Tuesday, 13 February 2018

A history book disguised as a detective novel - "Death at the Durbar" - review

In 1911 the new British king is about to visit India. It is the first time that a British king and Indian emperor will visit his jewel in the crown. For the occasion a durbar is set up. For me as a European it sounds a bit like the World Expo I once visited: a huge area where every Indian kingdom has a piece of land to erect a pavilion and other tents on where they can present themselves combined with an area for the British.

Just a few days before the monarch will arrive a dead dancing girl is discovered in the Royal Pavilion. A visiting maharaja who likes to do a bit of sleuthing is asked to solve the case before the whole event is ruined by a big scandal. Maharaja Sikander Singh of Rajpore tries to track down all the girl's visitors and interviews them. They are followed by other suspects that are suggested by those people. This results in him speaking to many Indian princes and quite a few Brits.

I discovered while reading that most of the people getting interviewed were real people. Thus the writer describes a scala of interesting historical figures from India's past. For me as a non-Indian and non-Brit that caused me a lot of expeditions into Wikipedia. A Spanish flamenco dancer who married a Raja? Yes it really happened. Battenberg? Mount Batten?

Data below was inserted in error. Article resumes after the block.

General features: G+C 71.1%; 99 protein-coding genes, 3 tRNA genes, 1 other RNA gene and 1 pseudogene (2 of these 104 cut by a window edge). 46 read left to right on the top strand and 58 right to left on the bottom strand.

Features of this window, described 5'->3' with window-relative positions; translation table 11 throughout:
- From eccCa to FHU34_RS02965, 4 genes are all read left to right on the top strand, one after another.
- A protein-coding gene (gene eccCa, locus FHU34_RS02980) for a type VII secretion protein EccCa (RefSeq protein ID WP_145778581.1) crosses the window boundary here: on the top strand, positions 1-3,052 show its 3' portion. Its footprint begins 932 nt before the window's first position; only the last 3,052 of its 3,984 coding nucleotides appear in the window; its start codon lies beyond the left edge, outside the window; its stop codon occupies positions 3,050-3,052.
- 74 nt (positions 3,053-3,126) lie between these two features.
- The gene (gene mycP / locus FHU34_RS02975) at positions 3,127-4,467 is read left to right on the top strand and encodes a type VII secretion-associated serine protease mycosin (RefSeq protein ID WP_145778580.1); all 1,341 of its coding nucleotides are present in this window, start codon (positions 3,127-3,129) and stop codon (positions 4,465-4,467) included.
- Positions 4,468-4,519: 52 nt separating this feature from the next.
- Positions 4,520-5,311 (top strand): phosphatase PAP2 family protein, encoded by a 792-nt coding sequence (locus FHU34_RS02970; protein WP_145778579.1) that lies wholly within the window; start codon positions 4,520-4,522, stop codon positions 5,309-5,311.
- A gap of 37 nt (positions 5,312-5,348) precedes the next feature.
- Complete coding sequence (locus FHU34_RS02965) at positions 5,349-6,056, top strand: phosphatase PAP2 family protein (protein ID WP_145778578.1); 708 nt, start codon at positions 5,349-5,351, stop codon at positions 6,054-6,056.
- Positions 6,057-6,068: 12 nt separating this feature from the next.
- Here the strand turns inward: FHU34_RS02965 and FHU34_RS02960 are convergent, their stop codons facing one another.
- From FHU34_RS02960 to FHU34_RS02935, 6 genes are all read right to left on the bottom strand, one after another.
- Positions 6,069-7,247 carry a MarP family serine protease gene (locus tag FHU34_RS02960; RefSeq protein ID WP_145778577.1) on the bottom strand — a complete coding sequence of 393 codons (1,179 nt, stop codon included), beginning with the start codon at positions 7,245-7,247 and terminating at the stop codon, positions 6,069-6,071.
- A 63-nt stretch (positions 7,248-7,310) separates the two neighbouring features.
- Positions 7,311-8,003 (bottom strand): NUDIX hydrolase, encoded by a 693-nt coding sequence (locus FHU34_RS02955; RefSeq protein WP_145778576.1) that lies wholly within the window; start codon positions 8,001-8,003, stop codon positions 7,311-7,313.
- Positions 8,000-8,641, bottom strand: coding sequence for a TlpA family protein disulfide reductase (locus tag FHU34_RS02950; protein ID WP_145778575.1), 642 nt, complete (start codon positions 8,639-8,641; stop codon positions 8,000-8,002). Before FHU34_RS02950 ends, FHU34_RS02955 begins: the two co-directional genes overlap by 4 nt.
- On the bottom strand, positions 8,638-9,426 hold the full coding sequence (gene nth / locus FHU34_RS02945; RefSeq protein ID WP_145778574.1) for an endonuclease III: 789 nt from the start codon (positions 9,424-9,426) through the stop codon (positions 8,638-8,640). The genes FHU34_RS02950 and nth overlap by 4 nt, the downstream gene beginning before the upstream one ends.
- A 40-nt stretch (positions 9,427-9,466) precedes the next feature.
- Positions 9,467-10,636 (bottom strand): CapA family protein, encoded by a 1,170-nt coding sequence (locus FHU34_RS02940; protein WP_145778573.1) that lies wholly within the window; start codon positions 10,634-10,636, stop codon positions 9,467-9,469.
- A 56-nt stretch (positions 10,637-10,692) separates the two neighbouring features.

Unlike many books set during the Raj discrimination is not that much of an issue. Maybe because most people the Maharaja encounters are fellow Indians.

The book is a Miss Marple, Hercule Poirot style of mystery with the culprit flushed out in the end and to me it sounds very British. But is is written by an Indian writer who is famous as the writer of graphic novels.

Sometimes the detective part of the story becomes a bit slow and the maharaja's are introduced a bit formulaic (X, a state in the... of India as big as (European country), entitled to a .. gun salute, the royal family originates from), exactly that history lesson makes the book so interesting to read. All the words of that era help to give you the real feel of the period.

I really liked what Sikander says to Captain Campbell  who is rumoured the be the bastard of the uncle of the king and despised because of that. The man is humiliated at a certain moment and then Sikander points him to the fact that he is a descendant of a very noble family: his Scottish mother's family that is who were warrior princes when the British king's family were stil sheepherders in Bavaria (eeehm Hanover is in the middle of Germany and Bavaria in the south but....)

Although at first the solitary Indian ruler hates to see himself forced to be accompanied by the smiling optimistic side kick during their job he grows fond of the man.


A 5 out of 5 star!

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